Impossible silences ⊗ Delinquent telephone activity ⊗ Under the big black sun — No.166

This week → Impossible silences ⊗ Delinquent telephone activity ⊗ Under the big black sun ⊗ Outgrowing software ⊗ Unlikely union between hackers & indigenous peoples

A year ago → The most clicked article in issue No.119 was What It Looks Like From Space When Everything Stops.

Read the Sentiers newsletter on technology in society, signals of change, and prospective futures.

Unless I’m forgetting something, over 166 issues I’ve taken planned breaks for vacations, but otherwise never skipped sending this newsletter. One of the reasons is certainly the promise to readers, but close behind is the always fresh pleasure of that moment when, unplanned, two or more ideas click together and each makes more sense presented with the others. The first two featured pieces and the first Aside down below all click together that way for me, I hope they do for you too.

Thinking out loud this week, I might have had something like a good idea for a DIY research studio. Feedback more than welcome.


Impossible silences

Superb essay by L. M. Sacasas at The Convivial Society, where he attaches a number of Ivan Illich’s ideas. He’s considering silence as a commons, what that might mean, and how in-person silence might differ from online silence. This is very much a “read the whole thing” case but to give you an idea, the conclusion is basically that silence between people together can happen in multiple manners, mean different things, leave time to think, to consider, and can mean something all on its own. Online, we have none of that. Sure, you can decide to not say anything, but it’s definitely not the same thing as a considered silence person-to-person. The current thinking, that by communicating online we are having true human exchanges, is a big part of the problems we are currently facing in online public spaces.

I’d add that, of course the internet gives us access to many more people, sometimes finding friends and tribes we wouldn’t otherwise meet, but both the incompleteness of online communication and the access to more diversity can exist at the same time.

Henceforth the access to the microphone would determine whose voice shall be magnified. Silence now ceased to be in the commons; it became a resource for which loudspeakers compete. Language itself was transformed thereby from a local commons into a national resource for communication. […]

The ostensible promise of social media was that anyone’s voice could now be heard. Whether anyone would be listening has turned out to be another matter altogether, as would be the society-wide consequences. […]

“Just as the commons of space are vulnerable and can be destroyed by the motorization of traffic,” Illich went on to argue, “so the commons of speech are vulnerable, and can easily be destroyed by the encroachment of modern means of communication.” […]

[T]he temptation to be resisted, if I may put it that way, is that of reducing human interaction to a matter of information transfer, something that can be readily transacted without remainder through technological mean. This is the message of the medium, in McLuhanist terms: that, becoming accustomed to electronic or digitized forms of communication, I forget all that is involved in being understood by another and which cannot be encoded in symbolic form.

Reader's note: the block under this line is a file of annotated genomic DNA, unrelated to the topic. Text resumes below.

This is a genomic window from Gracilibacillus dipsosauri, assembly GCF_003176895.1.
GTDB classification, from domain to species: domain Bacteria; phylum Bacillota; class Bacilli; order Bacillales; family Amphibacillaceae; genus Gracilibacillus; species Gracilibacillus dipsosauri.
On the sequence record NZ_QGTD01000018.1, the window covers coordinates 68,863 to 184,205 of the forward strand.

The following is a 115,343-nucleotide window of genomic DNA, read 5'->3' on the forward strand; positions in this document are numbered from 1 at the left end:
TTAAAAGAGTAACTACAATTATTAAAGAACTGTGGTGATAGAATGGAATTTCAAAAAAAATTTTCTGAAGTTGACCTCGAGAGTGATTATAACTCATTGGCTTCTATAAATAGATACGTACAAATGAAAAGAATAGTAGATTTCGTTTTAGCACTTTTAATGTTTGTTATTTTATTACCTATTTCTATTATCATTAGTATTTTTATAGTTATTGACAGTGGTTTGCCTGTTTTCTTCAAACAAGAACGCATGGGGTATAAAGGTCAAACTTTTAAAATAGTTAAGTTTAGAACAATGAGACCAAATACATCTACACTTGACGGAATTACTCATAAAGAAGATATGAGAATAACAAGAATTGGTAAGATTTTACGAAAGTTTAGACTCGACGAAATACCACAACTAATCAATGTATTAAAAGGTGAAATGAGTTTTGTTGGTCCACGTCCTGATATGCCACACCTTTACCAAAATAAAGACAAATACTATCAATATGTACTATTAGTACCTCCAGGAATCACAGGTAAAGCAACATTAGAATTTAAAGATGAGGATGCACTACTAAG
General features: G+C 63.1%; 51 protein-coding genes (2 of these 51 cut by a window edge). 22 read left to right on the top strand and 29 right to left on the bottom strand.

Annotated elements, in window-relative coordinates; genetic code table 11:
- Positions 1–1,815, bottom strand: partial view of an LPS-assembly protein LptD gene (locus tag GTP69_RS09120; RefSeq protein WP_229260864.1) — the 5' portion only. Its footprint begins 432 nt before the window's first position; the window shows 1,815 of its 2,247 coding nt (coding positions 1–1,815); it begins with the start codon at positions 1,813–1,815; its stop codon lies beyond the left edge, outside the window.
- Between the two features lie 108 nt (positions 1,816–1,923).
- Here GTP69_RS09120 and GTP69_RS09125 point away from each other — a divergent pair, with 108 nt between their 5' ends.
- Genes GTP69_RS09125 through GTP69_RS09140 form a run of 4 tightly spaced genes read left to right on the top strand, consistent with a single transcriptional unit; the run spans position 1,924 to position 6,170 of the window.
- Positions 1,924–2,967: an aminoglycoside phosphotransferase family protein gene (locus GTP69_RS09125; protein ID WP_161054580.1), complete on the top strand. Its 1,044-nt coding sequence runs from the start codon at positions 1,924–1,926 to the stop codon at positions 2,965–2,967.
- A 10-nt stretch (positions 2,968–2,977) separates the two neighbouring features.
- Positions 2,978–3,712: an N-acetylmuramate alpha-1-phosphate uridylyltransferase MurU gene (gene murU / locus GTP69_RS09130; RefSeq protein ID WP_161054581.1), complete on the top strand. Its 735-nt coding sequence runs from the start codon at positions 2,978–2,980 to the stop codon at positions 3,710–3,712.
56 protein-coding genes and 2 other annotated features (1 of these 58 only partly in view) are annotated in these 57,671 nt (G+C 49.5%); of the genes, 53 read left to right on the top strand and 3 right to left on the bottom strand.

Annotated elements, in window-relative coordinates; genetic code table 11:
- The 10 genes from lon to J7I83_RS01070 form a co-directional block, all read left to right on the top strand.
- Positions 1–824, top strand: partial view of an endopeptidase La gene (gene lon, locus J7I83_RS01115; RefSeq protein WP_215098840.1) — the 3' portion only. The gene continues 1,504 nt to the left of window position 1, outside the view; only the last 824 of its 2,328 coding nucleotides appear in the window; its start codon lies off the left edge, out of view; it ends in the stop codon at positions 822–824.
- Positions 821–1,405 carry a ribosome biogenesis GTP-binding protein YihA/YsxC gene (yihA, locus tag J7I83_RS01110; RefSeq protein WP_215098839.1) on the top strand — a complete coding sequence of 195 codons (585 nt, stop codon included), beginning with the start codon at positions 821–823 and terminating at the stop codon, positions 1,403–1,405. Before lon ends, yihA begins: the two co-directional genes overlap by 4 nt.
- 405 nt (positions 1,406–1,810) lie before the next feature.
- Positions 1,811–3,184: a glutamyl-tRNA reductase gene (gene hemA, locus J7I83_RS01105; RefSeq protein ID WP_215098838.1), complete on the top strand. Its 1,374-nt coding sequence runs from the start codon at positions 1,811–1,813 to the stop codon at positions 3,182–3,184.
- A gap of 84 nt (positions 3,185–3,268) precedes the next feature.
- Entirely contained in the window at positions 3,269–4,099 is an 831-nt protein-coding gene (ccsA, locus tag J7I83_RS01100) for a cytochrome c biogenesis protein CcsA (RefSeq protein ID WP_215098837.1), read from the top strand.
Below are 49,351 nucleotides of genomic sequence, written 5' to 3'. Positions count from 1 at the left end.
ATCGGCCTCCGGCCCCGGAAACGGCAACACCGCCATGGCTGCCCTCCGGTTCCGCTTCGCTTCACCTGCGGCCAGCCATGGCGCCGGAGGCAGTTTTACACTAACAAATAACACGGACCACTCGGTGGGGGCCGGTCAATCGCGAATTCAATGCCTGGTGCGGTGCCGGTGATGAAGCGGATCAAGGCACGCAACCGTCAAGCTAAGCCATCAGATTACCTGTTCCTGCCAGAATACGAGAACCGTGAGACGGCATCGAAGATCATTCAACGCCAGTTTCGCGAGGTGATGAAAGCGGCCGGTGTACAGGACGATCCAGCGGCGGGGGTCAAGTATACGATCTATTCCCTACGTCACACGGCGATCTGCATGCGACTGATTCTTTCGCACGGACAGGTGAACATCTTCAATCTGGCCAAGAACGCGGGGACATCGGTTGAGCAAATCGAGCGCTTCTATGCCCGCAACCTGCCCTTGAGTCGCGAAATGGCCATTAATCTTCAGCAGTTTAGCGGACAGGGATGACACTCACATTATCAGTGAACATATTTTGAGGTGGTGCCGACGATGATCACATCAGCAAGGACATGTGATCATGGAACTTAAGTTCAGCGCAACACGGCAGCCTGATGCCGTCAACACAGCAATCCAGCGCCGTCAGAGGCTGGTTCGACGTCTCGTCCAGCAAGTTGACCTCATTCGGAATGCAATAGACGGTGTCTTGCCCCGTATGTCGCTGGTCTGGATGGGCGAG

Delinquent telephone activity

Another piece I greatly enjoyed this week, this one by Rachel Coldicutt provides a nice useful overlap to the essay above, as well as the solid trend we’ve seen in the last couple of years of “the dark forest,” this surge in popularity of smaller communities online, looking for more private connexions. Coldicutt brings a new perspective, advocating for the occupation of technology with love, re-appropriating online spaces, and creating more “scenes.” She goes back to the original intended use of the telephone, how women redirected that to social purposes, and how technologies developed and framed by men, are often used quite differently by women. Here of course, we can also include many minorities and (sorry) connect this to Gibson’s “the street finds its own use for things.”

There’s a discussion going on, which I’ve linked to before, that looks more like a nostalgia for the open web, blogs, and the internet as it was, but here I feel it’s not a looking back, but more a purposeful appropriation of unsatisfying technology.

What do I mean by occupying technology? I mean, roughly, bending it to our will; taking advantage of its adaptivity to do something different. […]

Counterpublics are spaces of circulation in which it is hoped that the poiesis of scenemaking will be transformative, not replicative merely. […]

Rather than sliding ever more apart on the shiny slipstream of algorithmically driven interfaces, we can come together, we can all choose instead to be warm, and messy, and bend technology to our will. Our delinquent telephone activity can help to shape the present and the future.

Under the big black sun

Drew Austin considers our online alignment during the pandemic, and NFTs through Dean Kissicks phrase “we’ve voluntarily assumed the logic of the systems we’ve created, and organised our lives around them. We live in an algorithmically generated culture, and we are the algorithms.” As “everything” happens online and through apps, everything competes with everything. See the last quote below for the other part of his argument, and it’s a short read so if this line of thinking resonates, take the time to read.